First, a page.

Updated: Sep 14
The generational groupings I wanna talk about are not without problems. They suggest that everyone born within the same period of time will have a shared experience, regardless of social class or racial background; a ridiculous and invalidating suggestion. However, the stereotypes that exist around these 'generations' can tell us a lot about the way these age groups are perceived, and by extension, the perceived
Boomer's, by stereotype, are, in one word, problematic. Danny Donzalez explores this topic in a pretty good video here. Millennials, to Boomer's, are entitled and lazy. And, well, for a long time that's all there really was to think about.
Gen Z were still in their early tween years, watching toy unboxings on Youtube. Their dark sense of humour (eating tide pods) was, relatable, but not really to be taken seriously.
But, somewhere down the line, Gen Z grew up.
And, I mean, duh. But I stumbled into some of their spaces (tiktok) over lockdown, and was really into the content. But what really fills me with awe about this generation has been seeing how they take online community and information, and have applied it to physical action.
They are outspoken, self assured, with a sense of agency that I simply did not see or experience when I was their age. They're ageing into a world that's crumbling around them. They know it, and they aren't wasting any time.
They feel more grown than Millennials, if I'm honest. Millennials glorify and hang onto our childhood. Actually, there's a great video exploring the Boomer / Millennial / Gen Z relationship, by Amanda the Jedi (linked here).
They're powerful. I'm so here for it. And, I'm not the only one that thinks so.
In 2010, I was 15. For the first time, I had an actual opinion about politics. I watched UK Question Time, and saw Nick Clegg make a stand against tripling university tuition fees, and I cared about the outcome.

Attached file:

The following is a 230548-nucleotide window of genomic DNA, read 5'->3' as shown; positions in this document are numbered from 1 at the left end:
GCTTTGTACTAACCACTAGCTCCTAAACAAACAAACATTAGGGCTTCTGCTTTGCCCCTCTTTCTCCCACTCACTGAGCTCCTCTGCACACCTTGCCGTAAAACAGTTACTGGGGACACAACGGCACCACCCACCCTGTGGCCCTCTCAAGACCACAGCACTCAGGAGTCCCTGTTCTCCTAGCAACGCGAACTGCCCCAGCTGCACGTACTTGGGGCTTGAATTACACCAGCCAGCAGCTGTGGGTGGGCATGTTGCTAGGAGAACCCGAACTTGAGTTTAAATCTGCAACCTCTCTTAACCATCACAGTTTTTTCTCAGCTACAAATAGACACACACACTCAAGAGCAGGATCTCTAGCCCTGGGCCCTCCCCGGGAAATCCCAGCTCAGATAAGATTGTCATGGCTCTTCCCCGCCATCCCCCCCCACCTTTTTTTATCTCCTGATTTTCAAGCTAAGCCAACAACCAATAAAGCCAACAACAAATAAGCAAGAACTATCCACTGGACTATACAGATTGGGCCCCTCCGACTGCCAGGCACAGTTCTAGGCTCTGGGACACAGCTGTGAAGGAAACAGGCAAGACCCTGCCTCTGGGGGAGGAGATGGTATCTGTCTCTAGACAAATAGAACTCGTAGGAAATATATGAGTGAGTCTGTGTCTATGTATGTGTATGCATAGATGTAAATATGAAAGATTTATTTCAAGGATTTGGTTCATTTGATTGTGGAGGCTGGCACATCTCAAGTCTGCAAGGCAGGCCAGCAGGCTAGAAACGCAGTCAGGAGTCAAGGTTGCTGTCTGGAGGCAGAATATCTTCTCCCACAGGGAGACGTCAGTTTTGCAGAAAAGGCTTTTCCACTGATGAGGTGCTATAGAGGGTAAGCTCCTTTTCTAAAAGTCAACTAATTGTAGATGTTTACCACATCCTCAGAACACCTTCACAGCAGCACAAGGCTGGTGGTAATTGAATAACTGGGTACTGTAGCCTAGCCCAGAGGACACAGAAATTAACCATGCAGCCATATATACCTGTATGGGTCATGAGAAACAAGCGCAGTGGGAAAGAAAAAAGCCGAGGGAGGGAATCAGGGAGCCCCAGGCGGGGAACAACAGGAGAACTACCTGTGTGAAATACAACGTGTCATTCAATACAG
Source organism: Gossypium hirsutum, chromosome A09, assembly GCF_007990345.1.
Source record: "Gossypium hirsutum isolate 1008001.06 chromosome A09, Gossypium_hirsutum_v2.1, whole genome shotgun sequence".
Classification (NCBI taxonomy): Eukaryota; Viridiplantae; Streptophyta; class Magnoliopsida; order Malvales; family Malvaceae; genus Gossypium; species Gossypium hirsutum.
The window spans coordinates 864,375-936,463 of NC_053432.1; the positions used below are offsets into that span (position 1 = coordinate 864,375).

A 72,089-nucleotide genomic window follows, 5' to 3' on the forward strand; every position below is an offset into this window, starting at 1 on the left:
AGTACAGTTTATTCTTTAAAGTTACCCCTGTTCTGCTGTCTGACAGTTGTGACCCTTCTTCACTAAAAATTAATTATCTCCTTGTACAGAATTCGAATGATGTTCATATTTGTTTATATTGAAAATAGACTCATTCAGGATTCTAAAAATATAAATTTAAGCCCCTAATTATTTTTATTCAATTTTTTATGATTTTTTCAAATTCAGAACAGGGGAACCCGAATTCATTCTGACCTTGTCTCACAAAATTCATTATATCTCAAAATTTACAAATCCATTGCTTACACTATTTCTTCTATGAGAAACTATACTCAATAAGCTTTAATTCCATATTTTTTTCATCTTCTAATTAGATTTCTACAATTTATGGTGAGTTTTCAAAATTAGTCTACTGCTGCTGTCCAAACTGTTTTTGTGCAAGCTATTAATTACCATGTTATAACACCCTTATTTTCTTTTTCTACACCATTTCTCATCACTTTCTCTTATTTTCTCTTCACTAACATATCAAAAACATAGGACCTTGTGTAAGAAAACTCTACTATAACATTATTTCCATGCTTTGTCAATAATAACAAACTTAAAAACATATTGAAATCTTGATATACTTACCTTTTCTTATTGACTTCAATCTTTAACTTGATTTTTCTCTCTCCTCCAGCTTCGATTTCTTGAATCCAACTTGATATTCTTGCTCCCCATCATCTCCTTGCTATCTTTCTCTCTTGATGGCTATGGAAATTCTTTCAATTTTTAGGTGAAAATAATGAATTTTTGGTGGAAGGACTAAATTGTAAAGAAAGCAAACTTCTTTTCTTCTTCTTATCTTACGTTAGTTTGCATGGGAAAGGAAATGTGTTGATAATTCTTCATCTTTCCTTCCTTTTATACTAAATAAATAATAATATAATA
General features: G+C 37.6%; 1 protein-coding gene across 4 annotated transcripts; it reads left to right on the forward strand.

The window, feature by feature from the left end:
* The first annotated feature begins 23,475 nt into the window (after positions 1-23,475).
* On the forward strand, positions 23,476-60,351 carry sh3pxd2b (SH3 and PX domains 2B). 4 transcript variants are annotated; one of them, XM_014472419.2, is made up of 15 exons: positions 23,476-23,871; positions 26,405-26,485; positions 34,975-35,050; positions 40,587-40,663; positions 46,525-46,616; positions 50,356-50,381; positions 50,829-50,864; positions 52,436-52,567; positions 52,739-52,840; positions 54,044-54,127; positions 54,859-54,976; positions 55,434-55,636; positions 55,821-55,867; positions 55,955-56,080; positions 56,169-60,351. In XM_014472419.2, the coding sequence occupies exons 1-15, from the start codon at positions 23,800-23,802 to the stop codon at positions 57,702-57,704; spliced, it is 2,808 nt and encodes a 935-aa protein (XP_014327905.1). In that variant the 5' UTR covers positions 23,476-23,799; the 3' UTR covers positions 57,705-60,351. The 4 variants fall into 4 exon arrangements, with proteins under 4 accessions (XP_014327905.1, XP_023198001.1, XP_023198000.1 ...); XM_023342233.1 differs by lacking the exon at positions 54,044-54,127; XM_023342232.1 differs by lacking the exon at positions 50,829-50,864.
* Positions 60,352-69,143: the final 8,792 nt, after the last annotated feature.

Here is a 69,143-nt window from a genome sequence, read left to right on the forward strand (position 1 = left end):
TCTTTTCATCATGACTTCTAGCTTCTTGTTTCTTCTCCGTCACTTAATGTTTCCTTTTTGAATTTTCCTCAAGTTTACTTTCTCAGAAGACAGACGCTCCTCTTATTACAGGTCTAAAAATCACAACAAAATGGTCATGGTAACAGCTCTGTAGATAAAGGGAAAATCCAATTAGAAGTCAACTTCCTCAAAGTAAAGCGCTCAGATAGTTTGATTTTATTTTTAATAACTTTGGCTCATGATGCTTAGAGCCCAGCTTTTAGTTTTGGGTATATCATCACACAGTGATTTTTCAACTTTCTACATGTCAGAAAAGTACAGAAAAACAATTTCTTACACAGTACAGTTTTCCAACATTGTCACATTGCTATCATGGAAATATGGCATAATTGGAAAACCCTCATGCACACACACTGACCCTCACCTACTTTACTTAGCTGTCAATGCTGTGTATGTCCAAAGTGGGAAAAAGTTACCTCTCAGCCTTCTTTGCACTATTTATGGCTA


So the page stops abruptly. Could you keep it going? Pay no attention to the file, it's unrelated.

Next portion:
It was an issue affecting me. I'm painfully aware of how self involved this is, but I have to be honest, it was the first time I felt truly invested in politics.
The subsequent Tory-Lib Dem coalition was painful to watch. Put simply, Nick Clegg lied. But, he lied to a bunch of young people. And, I don't know, things just hit different when you are too young to know any better.
There were protests at the time, but I wasn't involved.
I was left feeling disillusioned, and a life-long borderline irrational grudge against the Lib Dem's was born, but I didn't know how to engage in a more real way.
I was upset.
But, ultimately, I accepted my fate. I let myself be soothed with promises of 0% interest loans (that wasn't just a fever dream, right..?), applied to university like everyone else I knew, cause at the end of the day, there wasn't anything I could actually do about it.
Lets compare this to what's happening now.
(video from @nothanksalex)
5 strangers organised the Bristol protests; all 19-20 years old, with the youngest being just 16.
K-Pop fans are flooding All Lives Matter (and similar) hashtags to disrupt communication
And, I know, I'm using two anecdotal pieces of evidence to prove a point. And these are generalisations. But, I think generational stereotypes do give us an insight into the mood and climate said generation is formed under.
They were born into a reality of global connection. They "move seamlessly between the 'real' world and the one online", and in the context of assembling, organising, and mobilising a large group of people under a common goal - say...for a protest, for example - this is a superpower.
Gen Z feel more serious. I feel like I can't quite capture what I want to say right now... Maybe I'll try again.
They have the same tools as us, but they know how to use it instinctively. And they are reaching the age where they are able to really engage. And that's pretty damn amazing to watch.